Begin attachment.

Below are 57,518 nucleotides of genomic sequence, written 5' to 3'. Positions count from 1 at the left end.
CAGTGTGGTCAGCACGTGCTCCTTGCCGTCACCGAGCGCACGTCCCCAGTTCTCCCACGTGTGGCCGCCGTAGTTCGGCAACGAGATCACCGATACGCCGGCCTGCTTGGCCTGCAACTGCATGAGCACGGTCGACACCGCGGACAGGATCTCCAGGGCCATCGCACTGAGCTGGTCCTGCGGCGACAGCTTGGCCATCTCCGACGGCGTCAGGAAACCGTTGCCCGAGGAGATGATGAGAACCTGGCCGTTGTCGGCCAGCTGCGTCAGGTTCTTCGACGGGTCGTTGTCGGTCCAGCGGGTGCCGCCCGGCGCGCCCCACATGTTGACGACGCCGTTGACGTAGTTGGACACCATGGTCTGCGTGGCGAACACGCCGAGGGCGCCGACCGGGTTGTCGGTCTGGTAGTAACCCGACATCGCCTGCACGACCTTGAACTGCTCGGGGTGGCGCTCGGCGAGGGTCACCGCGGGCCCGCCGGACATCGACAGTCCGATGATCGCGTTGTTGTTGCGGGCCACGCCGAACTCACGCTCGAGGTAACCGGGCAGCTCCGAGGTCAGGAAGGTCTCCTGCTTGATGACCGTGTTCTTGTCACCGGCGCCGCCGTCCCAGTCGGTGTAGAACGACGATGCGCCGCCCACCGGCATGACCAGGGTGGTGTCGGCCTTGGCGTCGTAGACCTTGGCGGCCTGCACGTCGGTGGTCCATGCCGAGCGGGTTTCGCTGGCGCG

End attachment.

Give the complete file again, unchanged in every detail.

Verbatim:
Below are 57,518 nucleotides of genomic sequence, written 5' to 3'. Positions count from 1 at the left end.
CAGTGTGGTCAGCACGTGCTCCTTGCCGTCACCGAGCGCACGTCCCCAGTTCTCCCACGTGTGGCCGCCGTAGTTCGGCAACGAGATCACCGATACGCCGGCCTGCTTGGCCTGCAACTGCATGAGCACGGTCGACACCGCGGACAGGATCTCCAGGGCCATCGCACTGAGCTGGTCCTGCGGCGACAGCTTGGCCATCTCCGACGGCGTCAGGAAACCGTTGCCCGAGGAGATGATGAGAACCTGGCCGTTGTCGGCCAGCTGCGTCAGGTTCTTCGACGGGTCGTTGTCGGTCCAGCGGGTGCCGCCCGGCGCGCCCCACATGTTGACGACGCCGTTGACGTAGTTGGACACCATGGTCTGCGTGGCGAACACGCCGAGGGCGCCGACCGGGTTGTCGGTCTGGTAGTAACCCGACATCGCCTGCACGACCTTGAACTGCTCGGGGTGGCGCTCGGCGAGGGTCACCGCGGGCCCGCCGGACATCGACAGTCCGATGATCGCGTTGTTGTTGCGGGCCACGCCGAACTCACGCTCGAGGTAACCGGGCAGCTCCGAGGTCAGGAAGGTCTCCTGCTTGATGACCGTGTTCTTGTCACCGGCGCCGCCGTCCCAGTCGGTGTAGAACGACGATGCGCCGCCCACCGGCATGACCAGGGTGGTGTCGGCCTTGGCGTCGTAGACCTTGGCGGCCTGCACGTCGGTGGTCCATGCCGAGCGGGTTTCGCTGGCGCG